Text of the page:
Mold Questions and Answers Questions and Answers on Stachybotrys chartarum and other molds

Mold Questions and Answers Questions and Answers on Stachybotrys chartarum and other molds Questions and Answers on Stachybotrys chartarum and other molds Questions and Answers 1. I heard about "toxic molds" that grow in homes and other buildings. Should I be concerned about a serious health

More information

Stachybotrys chartarum a mold that may be found in water-damaged homes

Stachybotrys chartarum a mold that may be found in water-damaged homes Stachybotrys chartarum a mold that may be found in water-damaged homes November 2000 Environmental Health Investigations Branch California Department of Health Services Stachybotrys chartarum ecology Stachybotrys

More information

MOLD FAQs. 1. What is mold and where does it live? 2. How can mold affect my health?

MOLD FAQs. 1. What is mold and where does it live? 2. How can mold affect my health? MOLD FAQs 1. What is mold and where does it live? Molds are microscopic fungi that are part of the natural environment. They can grow almost anywhere (inside and out), but live especially in the soil outside.

More information

An Informational Pamphlet. 416 South East Street Lebanon, OH 45036

An Informational Pamphlet. 416 South East Street Lebanon, OH 45036 An Informational Pamphlet 416 South East Street Lebanon, OH 45036 What is Mold? Mold is a type of fungus that is present in our natural environment. Mold spores, which are tiny microscopic seeds, can

More information

Mold Management Plan Operations & Maintenance

Mold Management Plan Operations & Maintenance Document #: SAFETY_015 Revision Date: October 4, 2010 Mold Management Plan Operations & Maintenance Developed by: Environmental Health & Safety Approved by: Associate VP of Facilities & Campus Services

More information

Mold In Your Home and at Work

Mold In Your Home and at Work Mold In Your Home and at Work Forsyth County Office of Environmental Assistance and Protection What is mold? Mold is a term used to describe a type of fungus that can be found all year round both indoors

More information

INDOOR MOLD AND HEALTH A Fungus Among Us

INDOOR MOLD AND HEALTH A Fungus Among Us INDOOR MOLD AND HEALTH A Fungus Among Us This article addresses some of the most common questions and concerns about indoor mold, how it affects human health and ways in which you can prevent or remove

More information

Mold. Clean Up, Removal, Safety Concerns

Mold. Clean Up, Removal, Safety Concerns Mold & Clean Up, Removal, Safety Concerns What is Mold? What are the Symptoms? Should I be concerned? What is Toxic Mold? Molds are fungi that can be found both indoors and outdoors. It s not know how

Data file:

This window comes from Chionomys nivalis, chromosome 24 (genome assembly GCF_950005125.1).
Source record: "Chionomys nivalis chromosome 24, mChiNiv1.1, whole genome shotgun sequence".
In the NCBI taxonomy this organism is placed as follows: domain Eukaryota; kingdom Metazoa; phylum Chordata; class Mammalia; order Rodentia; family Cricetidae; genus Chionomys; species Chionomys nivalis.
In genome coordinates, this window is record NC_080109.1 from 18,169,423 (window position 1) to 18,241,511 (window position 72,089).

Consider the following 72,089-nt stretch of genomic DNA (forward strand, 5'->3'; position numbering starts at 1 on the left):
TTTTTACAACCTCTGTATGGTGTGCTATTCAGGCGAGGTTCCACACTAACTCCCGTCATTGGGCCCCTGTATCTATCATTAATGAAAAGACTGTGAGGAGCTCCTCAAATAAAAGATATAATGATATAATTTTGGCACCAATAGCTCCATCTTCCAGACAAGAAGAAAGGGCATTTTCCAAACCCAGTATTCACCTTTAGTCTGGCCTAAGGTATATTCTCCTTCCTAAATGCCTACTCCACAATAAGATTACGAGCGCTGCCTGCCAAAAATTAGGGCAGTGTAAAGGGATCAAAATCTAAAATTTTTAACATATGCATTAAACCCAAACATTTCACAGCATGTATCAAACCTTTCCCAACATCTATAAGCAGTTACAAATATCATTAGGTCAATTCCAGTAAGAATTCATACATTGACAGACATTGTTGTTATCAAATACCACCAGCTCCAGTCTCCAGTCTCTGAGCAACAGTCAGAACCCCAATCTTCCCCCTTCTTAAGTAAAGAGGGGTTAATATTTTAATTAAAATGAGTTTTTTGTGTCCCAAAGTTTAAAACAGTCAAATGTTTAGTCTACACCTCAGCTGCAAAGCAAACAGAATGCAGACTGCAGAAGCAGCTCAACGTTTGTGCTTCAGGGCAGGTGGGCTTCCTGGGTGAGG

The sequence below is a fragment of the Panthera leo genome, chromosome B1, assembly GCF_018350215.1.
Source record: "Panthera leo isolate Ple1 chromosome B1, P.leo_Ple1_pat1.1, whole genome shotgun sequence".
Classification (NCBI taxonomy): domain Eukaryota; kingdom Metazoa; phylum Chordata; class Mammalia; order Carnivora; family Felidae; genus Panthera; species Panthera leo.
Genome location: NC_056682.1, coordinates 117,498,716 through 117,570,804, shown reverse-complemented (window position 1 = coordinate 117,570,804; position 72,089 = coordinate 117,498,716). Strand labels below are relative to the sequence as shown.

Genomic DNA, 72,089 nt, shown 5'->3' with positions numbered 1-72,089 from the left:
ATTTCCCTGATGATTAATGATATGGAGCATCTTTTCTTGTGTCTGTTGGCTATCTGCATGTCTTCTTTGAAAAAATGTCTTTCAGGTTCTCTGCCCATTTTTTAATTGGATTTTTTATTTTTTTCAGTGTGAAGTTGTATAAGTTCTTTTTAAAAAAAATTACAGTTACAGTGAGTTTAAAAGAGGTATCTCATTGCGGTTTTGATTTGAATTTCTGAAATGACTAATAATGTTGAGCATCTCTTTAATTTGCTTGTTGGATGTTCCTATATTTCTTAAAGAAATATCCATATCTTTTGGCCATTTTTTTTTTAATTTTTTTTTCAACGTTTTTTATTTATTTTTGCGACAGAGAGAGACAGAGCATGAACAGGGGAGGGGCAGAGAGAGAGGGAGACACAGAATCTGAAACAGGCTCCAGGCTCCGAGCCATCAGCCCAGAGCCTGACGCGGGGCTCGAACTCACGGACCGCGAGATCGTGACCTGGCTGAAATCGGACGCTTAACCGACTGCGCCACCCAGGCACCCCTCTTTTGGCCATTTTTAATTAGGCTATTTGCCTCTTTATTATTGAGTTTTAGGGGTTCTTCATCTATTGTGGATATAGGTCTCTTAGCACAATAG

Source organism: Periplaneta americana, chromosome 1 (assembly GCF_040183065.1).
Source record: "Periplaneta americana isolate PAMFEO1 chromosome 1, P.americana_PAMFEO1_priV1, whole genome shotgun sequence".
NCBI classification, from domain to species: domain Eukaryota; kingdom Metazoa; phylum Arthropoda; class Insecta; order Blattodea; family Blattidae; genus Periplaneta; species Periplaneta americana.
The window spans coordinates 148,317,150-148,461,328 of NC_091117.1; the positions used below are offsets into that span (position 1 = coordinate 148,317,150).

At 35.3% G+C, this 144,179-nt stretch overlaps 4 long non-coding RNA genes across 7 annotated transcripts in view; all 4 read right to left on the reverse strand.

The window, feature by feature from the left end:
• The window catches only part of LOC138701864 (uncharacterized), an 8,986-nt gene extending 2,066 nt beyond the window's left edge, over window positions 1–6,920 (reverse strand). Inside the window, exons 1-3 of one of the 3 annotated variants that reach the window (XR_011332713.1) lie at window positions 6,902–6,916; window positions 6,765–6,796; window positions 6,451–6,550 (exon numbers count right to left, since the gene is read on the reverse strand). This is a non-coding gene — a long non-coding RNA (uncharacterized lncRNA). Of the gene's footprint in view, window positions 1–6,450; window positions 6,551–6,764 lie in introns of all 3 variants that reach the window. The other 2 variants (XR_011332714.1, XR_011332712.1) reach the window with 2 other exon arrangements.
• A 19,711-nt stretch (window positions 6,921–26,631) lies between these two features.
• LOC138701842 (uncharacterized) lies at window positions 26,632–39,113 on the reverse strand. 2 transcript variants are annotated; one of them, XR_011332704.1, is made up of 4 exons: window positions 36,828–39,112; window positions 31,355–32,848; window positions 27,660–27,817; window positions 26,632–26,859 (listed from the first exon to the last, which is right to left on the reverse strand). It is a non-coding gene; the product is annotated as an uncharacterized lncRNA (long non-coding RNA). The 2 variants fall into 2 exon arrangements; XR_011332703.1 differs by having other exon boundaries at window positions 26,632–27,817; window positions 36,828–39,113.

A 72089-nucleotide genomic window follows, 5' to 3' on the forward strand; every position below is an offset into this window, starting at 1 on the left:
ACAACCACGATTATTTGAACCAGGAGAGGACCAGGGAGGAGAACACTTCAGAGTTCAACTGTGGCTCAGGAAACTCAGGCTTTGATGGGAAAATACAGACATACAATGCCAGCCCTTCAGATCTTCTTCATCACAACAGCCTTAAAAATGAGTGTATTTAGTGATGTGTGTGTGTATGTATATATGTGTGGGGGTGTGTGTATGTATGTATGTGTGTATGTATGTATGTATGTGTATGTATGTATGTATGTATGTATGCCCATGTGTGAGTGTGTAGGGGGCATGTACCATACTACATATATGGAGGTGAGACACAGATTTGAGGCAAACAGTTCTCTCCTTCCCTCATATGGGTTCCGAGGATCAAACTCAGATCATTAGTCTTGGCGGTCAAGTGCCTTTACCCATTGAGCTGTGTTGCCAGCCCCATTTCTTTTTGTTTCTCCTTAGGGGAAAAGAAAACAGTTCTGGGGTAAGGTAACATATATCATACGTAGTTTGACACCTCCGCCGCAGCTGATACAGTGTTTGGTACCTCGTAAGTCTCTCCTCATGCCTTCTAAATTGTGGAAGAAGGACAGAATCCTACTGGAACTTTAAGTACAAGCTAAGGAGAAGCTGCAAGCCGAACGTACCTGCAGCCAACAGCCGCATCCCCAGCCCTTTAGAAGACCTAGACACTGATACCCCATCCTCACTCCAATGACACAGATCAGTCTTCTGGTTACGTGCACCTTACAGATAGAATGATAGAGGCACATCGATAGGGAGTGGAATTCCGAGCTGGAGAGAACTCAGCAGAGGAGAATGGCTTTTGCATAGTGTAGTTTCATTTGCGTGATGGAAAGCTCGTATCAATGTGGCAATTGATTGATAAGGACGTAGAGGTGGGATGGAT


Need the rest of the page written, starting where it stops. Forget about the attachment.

More information

Mold Basics. Why is mold growing in my home?

Mold Basics. Why is mold growing in my home? Mold Basics The key to mold control is moisture control. If mold is a problem in your home, you should clean up the mold promptly and fix the water problem. It is important to dry water-damaged areas and

More information

Mould Mould A Basic Guide

Mould Mould A Basic Guide Mould A Basic Guide Summary Mould is a fact of life. Moulds will grow practically everywhere people live and work. Mould is recognized as an occupational hazard for indoor workers as well as outdoor workers

More information

Indoor Mold and Health A Fungus Among Us

Indoor Mold and Health A Fungus Among Us Indoor Mold and Health A Fungus Among Us The Florida Department of Health has developed this brochure to address some of the most common questions and concerns about indoor mold, how it affects human health,

More information

Guidelines for Cleaning Staff on Managing Mould Growth in State Buildings

Guidelines for Cleaning Staff on Managing Mould Growth in State Buildings Guidelines for Cleaning Staff on Managing Mould Growth in State Buildings Prepared by the State Claims Agency 2 Index 1. Background 2. What are moulds? 3. What are the possible health effects? 4. How do

More information

Commonwealth of Kentucky Cabinet for Health and Family Services Department for Public Health Division of Public Health Protection and Safety

Commonwealth of Kentucky Cabinet for Health and Family Services Department for Public Health Division of Public Health Protection and Safety June 2, 2004 Commonwealth of Kentucky Cabinet for Health and Family Services Department for Public Health Division of Public Health Protection and Safety 275 East Main Street HS1EB Frankfort, KY 40621

More information

MOLD INFORMATION GUIDE

MOLD INFORMATION GUIDE ENVIRONMENTAL HEALTH SERVICES 5051 South 129 th East Avenue Tulsa, Oklahoma 74134-7004 918-595-4200 Fax 918-595-4359 ehsd@tulsa-health.org MOLD INFORMATION GUIDE In response to numerous concerns and requests

More information

Mold and Mildew Mold and mildew can be detected by sight, smell and touch.

Mold and Mildew Mold and mildew can be detected by sight, smell and touch. Mold and Mildew Mold and mildew can be detected by sight, smell and touch. Molds are usually black (not unlike the molds that grow in showers and between grout), green or tan in color, but can be in various

More information

Mold In Your Home and at Work

Mold In Your Home and at Work Mold In Your Home and at Work Forsyth County Office of Environmental Assistance and Protection What is mold? Mold is a term used to describe a type of fungus that can be found all year round both indoors

More information

DESERT RESEARCH INSTITUTE MOLD ASSESSMENT AND REMEDIATEION PROCEDURE

DESERT RESEARCH INSTITUTE MOLD ASSESSMENT AND REMEDIATEION PROCEDURE 1.0 Introduction DESERT RESEARCH INSTITUTE This Desert Research Institute (DRI) Mold Assessment and Remediation Procedure was established to assure that consistent and uniform information is provided to

More information

Mold. Guidelines for New Jersey Residents. Understanding Mold Investigations & Remediation